UP students create mobile app for mental health first aid

Dwight de Leon

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UP students create mobile app for mental health first aid
The increasing need to raise the level of mental health awareness leads two UP students in computer science to develop a mobile application that will address such need

MANILA, Philippines – The increasing need to raise the level of mental health awareness in the country led two computer science students to develop a mobile application that will address such need.

Chad Errol Booc and Chara Mae San Diego, both from the University of the Philippines (UP) Diliman College of Engineering, wrote for their thesis a project titled PsychUP, a mobile application that would accompany the Psychosocial Wellness Program (PWP) of the University of the Philippines-Manila.

PWP, crafted by UP Manila’s guidance counseling program, aims to “foster awareness of mental health as priority issue” and “enhance capacity of UP Manila staff in addressing the psychosocial needs of the students” among others.

The study stated that UP Manila was chosen among the 8 constituents of the UP system because it is the national center for health sciences as mandated by Republic Act No. 5163.

Booc and San Diego initially proposed PsychUP to members of faculty, health professionals and student representatives of UP Manila, who gave feedback on how to improve the mobile application.

How PsychUP works

A campus-based mobile application, PsychUP requires the webmail account of UP Manila students, the selected respondents of the the proponents’ thesis.

There are 3 types of participants in the process: the peers who will provide mental health service to the second type of user, which is the student, and the administration who will oversee the application.

Among the features of the app includes sending message to allow both type of users to engage in a conversation and for the peer to provide counseling services to the student. Once the student thinks his or her problem has been solved, he or she can mark the conversation as resolved and it will be deleted in the chat history “so the students will be stressed again after rereading the messages”.

Another feature of the app is student anonymity which gives the students more freedom to express themselves without being subjected to the stigma brought about by mental health issues.

Students can also rate their peers so that the GCP can evaluate the peers for further improvement.

From the administration’s side, the application has a dashboard tab that they can use to post announcements from their offices

Prevalence of mental health problems

Addressing mental health problems in the country is a growing concern among the Filipino youth. The Congress, however, has yet to pass a Mental Health Law to provide mental health interventions and help eliminate the stigma attached to it. (READ: Why we need mental health law in the PH)

Booc and San Diego said mental health first aid as one of the most effective ways of addressing mental health concerns.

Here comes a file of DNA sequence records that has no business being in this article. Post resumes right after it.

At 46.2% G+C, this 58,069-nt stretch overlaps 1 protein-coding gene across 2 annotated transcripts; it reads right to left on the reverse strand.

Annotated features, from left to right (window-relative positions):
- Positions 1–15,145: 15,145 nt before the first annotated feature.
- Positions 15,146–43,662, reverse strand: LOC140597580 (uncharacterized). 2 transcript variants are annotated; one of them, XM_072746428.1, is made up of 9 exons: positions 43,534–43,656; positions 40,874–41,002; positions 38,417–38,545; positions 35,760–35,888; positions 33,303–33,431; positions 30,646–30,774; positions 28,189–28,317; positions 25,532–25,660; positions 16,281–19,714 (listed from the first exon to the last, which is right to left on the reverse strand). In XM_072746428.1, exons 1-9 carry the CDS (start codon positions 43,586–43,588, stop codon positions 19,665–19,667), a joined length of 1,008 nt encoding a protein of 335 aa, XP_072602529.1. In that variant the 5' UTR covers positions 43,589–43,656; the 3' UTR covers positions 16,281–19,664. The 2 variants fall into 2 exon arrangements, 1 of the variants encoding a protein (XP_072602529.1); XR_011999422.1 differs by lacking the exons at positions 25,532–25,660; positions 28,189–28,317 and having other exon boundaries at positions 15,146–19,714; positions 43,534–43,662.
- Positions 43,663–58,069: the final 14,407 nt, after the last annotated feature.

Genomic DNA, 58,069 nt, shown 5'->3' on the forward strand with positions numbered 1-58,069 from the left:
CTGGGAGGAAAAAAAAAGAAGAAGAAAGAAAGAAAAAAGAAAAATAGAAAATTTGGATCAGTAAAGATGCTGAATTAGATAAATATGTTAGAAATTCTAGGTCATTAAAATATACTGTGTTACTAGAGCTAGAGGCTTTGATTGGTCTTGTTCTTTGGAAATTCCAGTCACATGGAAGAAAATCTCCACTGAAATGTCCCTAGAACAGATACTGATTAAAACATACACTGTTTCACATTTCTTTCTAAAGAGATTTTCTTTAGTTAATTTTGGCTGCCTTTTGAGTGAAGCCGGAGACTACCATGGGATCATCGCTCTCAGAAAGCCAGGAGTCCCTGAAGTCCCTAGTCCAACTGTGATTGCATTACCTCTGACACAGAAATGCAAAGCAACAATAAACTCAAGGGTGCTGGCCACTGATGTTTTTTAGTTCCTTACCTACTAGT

“[Mental health first aid] is necessary until the person receives professional help. This helps in ensuring that the person does not harm his or her self; in preventing the worsening of the problem; in recovering; and in giving relief to the person,” the researchers wrote.

They also noted the increasing suicide rate in the Philippines from 1984 to 2005 among the youth, and cited the death of “at least 10 college students in the past years.”

A report of the World Health Organization in 2012 also said that while Philippines has the lowest suicide rate among ASEAN-member countries, Philippines also has the most number of people suffering from depression with an estimated figure of 4.5 million. According to studies, only one of every 3 individuals seeks the help of a specialist.

When asked what inspired them to do this project, Booc said, “We have recognized the need for an accessible mental health care. I have friends who had suffered from mental health problems but were not able to seek help due to inaccessibility of services. They did not know what to do with it. Others were afraid of seeking help thinking other people might judge them.”

PsychUP has not been deployed to Android and iOS stores, but the project, according to the researchers, got an “overwhelming approval” from the administration, faculty and staff of UP Manila.

In an email, Booc also said that they are in talks with the Information Management Service of UP Manila for the deployment and test run in the said campus.

International conferences

Booc and San Diego will present their papers in two international conferences. The first one is the 7th International Conference on Information, Intelligence, Systems and Applications (IISA2016) to be held in Greece on July 13-15, 2016, while the second one is the 2016 International Conference on Education, Psychology and Society (ICEPS 2016) to be held in Tokyo, Japan on August 25-27, 2016.

However, the students are in need of sponsors to fund their trips to Greece and Japan since,the university covers only a small fraction of their expenses. Booc and San Diego needs P140 000 ($7438) to attend both conferences.

Booc, 22, graduated just last Sunday with cum laude honors in computer science, while his partner San Diego, 21, has another semester to complete her units. – Rappler.com 

Sponsors willing to help may contact Booc at 0943-425-5212 or via email at chadbooc@gmail.com.

Dwight De Leon is the president of DZUP Radio Circle, the official student organization arm of the official AM radio station of UP Diliman, DZUP 1602. He is also currently an intern for Rappler.

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Dwight de Leon

Dwight de Leon is a multimedia reporter who covers President Ferdinand Marcos Jr., the Malacañang, and the Commission on Elections for Rappler.